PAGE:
This week in mining puts the South American block in the spotlight with industry news swirling around Peru, Bolivia and Argentina and their pro-mining and higher accountability initiatives. The Amazonian countries are battling against the havoc wreaked by illegal mining on one of the world’s biggest green lungs. Locally, Mexican mining is calling for a state policy that will provide the industry with certitude. The Oposura Project, owned by Azure Minerals, is expected to be a hit, while a popular trial to ban mining concessions in Oaxaca could be a miss.
On the interview front, Díaz, Bouchot and Raya (DBR) Abogados specializes in providing comprehensive legal solutions for its clients. DBR provides personalized services that adhere to the highest standards of ethics and responsibility. Mexico Mining Review spoke to one of the firm’s founding partners and current Director General of Mines at the Ministry of Economy Laura Díaz to better understand the intricacies of the mining royalty scheme.
Curious about the week in mining? Dig in!
- Amid the uncertainty caused by the proposals to modify the Mexican mining law or the Mining Trust Fund’s distribution, CAMIMEX lobbies for a stable state policy for the mining sector.
- Mining requires an intricate supply chain whose multiple links ensure that all other industries receive the minerals they need to flourish. To better understand its complexities, keep reading!
- Azure Minerals gets the win with its Oposura project in Sonora, as further drilling yields high lead, zinc and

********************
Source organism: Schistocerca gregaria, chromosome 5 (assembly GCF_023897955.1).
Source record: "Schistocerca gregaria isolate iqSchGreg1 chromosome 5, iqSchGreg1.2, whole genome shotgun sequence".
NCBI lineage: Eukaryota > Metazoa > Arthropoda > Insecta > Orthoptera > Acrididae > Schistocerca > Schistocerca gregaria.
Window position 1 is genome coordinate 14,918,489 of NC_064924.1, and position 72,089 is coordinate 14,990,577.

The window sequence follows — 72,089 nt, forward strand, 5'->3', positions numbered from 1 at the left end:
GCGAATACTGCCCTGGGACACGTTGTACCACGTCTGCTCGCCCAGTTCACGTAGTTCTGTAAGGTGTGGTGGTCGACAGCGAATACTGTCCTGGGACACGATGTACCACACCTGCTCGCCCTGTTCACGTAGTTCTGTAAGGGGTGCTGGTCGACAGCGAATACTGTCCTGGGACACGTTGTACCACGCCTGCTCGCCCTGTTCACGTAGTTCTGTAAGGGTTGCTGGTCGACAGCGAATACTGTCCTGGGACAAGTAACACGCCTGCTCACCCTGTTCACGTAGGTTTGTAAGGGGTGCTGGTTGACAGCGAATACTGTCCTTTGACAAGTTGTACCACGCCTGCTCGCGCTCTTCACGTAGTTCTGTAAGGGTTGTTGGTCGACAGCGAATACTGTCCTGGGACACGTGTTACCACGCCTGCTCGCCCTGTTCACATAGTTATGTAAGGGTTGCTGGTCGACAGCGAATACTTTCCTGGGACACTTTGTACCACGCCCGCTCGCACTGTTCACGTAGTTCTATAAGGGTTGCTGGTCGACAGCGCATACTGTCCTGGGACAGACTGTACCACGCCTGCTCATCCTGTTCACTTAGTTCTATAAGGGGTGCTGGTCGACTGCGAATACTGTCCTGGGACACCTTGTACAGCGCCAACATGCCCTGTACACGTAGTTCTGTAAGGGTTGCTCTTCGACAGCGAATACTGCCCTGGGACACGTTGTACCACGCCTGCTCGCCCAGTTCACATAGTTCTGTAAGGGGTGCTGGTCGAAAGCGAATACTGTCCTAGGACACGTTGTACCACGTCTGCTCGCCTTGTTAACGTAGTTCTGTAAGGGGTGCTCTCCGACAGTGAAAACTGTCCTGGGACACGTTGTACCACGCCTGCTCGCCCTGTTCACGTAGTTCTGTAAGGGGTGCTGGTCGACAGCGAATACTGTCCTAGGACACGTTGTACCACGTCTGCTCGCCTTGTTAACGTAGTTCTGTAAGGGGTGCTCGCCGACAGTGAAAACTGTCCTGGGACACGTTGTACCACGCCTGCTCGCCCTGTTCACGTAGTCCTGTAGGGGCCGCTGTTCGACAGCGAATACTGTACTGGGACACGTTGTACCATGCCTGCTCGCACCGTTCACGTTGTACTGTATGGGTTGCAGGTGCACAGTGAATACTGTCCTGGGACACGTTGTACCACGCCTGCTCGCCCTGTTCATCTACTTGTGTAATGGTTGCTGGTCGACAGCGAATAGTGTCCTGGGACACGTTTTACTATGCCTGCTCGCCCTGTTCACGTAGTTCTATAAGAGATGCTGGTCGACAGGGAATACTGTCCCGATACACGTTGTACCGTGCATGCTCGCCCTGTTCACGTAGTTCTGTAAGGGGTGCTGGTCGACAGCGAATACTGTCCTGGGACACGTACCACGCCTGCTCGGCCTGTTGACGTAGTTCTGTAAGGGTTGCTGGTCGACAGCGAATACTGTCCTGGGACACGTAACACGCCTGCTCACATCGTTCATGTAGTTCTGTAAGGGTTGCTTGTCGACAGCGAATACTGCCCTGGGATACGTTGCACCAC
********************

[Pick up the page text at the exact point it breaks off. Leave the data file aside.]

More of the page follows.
- 52 indigenous communities in Oaxaca have launched a popular legal action against the state to demand the cancelation of 322 ongoing mining concessions.
The South American Block:
- Argentina formalized the Extractive Industries Transparency Initiative (EITI). Its goal is to enhance the accountability of extractive industries in member countries.
- Bolivia is expected to break a mining record, increasing its collection of mining royalties to US$182 million in 2018 compared to US$174 million in 2017.
- The Amazon Geo-Referenced Socio-Environmental Information Network (RAISG) revealed worrying information about the harmful effects of illegal mining on the Amazonian rainforest.
- In a display of mining activism, the Mocoa municipality, located in Putumayo, Colombia, launched an agreement prohibiting mining activities, despite a Supreme Court ruling to the contrary.
- President Maduro undertakes the war against illegal mining and deploys military forces in the south of Venezuela to protect national areas harmed by unregulated mining activities.
- Cajamarca, Peru, voted for a pro-mining candidate. The shift in power is expected to boost investment in the second-largest zinc and copper producer in the world.
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